A History of Haw River, North Carolina

Haw River c.1909

In 1745, Adam Trollinger established a homestead on the banks of the Haw River in what is today Alamance County, North Carolina (Edgecombe County at the time, to become Granville County in 1746, and then Orange County in 1752). From that beginning, the community of Haw River was developed. Trollinger was a native of the Rhine River valley in Germany and had lived in Pennsylvania before heading south to seek a new life. His settlement was very near the site of an earlier Sissipahaw Indian Village. Trollinger chose the spot because it had an easy crossing while nearby the river moved with enough power to drive a mill wheel.

In 1748, Adam's son, Jacob, built a grist mill, one of the first industries in the wilderness area. A village known as Trollinger's Ford grew up around the mill. The British Lt. General Charles, Lord Cornwallis passed nearby in 1781, during the Revolutionary War. His foraging soldiers raided Trollinger's mill and confiscated the miller's grain. When Jacob confronted the redcoats, they bound him to a tree with a bridle bit in his mouth. Upon his release, Trollinger sent two of his sons and a slave to help fight the British.

Soon after the American Revolution the burgeoning small village of Trollinger's Ford began to be called Haw River and it began to appear on many North Carolina maps of the 1780s and 1790s. It is not known exactly when this name was first used officially, but it is generally accepted that the burg of Haw River began around 1785. Very little information between 1785 and the mid-1800s is currently available.

Benjamin Trollinger built the first part of Granite Mill in 1844, marking the beginning of the textile industry in the village. It is the only antebellum mill building in Alamance County still in use. Since that time, the development of the town has been inextricably linked to events at the mill. In 1849, the North Carolina Railroad was chartered and Benjamin Trollinger secured its passage through the town by building a railroad bridge over the river at his own expense. The town became known as Haw River Depot. Benjamin Trollinger also was instrumental in locating the railroad repair station at the hamlet of Company Shops a few miles west, which ultimately became the town of Burlington.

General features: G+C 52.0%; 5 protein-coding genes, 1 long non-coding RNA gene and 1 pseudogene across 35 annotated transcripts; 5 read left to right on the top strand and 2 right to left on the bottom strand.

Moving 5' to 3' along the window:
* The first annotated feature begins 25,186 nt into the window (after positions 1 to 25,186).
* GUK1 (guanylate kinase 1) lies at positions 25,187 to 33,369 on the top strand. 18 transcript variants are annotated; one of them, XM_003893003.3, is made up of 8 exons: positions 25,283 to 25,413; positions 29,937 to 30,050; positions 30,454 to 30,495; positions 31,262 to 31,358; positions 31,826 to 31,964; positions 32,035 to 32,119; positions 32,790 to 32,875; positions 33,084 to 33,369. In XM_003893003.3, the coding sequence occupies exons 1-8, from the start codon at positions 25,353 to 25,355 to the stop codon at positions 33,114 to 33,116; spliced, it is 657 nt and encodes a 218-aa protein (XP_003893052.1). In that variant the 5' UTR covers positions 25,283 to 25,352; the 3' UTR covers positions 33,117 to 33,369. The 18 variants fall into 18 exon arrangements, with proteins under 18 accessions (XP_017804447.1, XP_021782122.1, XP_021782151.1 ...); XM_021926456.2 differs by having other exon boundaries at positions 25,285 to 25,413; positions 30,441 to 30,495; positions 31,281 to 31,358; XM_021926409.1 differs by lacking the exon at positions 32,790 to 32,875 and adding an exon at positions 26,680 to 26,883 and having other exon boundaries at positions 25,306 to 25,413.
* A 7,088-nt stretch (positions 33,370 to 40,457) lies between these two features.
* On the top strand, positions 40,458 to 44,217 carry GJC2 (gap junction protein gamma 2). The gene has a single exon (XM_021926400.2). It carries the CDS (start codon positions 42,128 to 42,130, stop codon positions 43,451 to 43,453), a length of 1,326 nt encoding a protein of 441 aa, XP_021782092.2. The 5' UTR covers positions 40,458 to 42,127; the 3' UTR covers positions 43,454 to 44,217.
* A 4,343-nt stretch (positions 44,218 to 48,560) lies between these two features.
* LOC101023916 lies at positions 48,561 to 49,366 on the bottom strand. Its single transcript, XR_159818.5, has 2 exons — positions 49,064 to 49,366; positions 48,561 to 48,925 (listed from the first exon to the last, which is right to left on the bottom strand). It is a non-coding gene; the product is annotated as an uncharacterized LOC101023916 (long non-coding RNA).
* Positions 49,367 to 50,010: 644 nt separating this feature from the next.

Haw River developed as a typical mill village in which the mill owned the homes of the millworkers and operated the company store. Many people moved from family farms to the community around the mill. Day-to-day life centered around sections within the town like Red Slide, Pine Knot, Sugar Hill, and Johnson City.

In 1928, the cotton factories in Haw River were acquired by Proximity Manufacturing, which later became Cone Mills Corporation. When corduroy became popular, the company decided to produce the cloth in Haw River. The plants south of Main Street were renamed Tabardrey and were equipped with new machinery to produce corduroy. The mills north of the highway became Granite Finishing for the finishing of the cloth. Corduroy production began on May 1, 1930, and Granite was shipping finished goods by June of the same year.

Haw River thrived in the years following World War II. Businesses flourished on Main Street in the 1950s and the Cone plants became the largest producers of corduroy in the world, employing over 1,000 people in 1981.

William Kerr Scott served as governor of North Carolina from 1949 to 1953. From 1969 to 1973, his son, Robert Walker Scott, held the same office. Both men had Haw River addresses so that the only three governors from Alamance County are claimed by Haw River.

Haw River was officially incorporated on June 1, 1973. The Haw River Municipal building was dedicated on Sunday, July 18, 1976 as part of the nation's Bicentennial. The Haw River Municipal Park was opened on August 7, 1981.


Haw River was granted its Post Office on November 16, 1855 and has been in operation ever since. The first US Postmaster was Daniel A. Montgomery.


© 2007 - J.D. Lewis - PO Box 1188 - Little River, SC 29566 - All Rights Reserved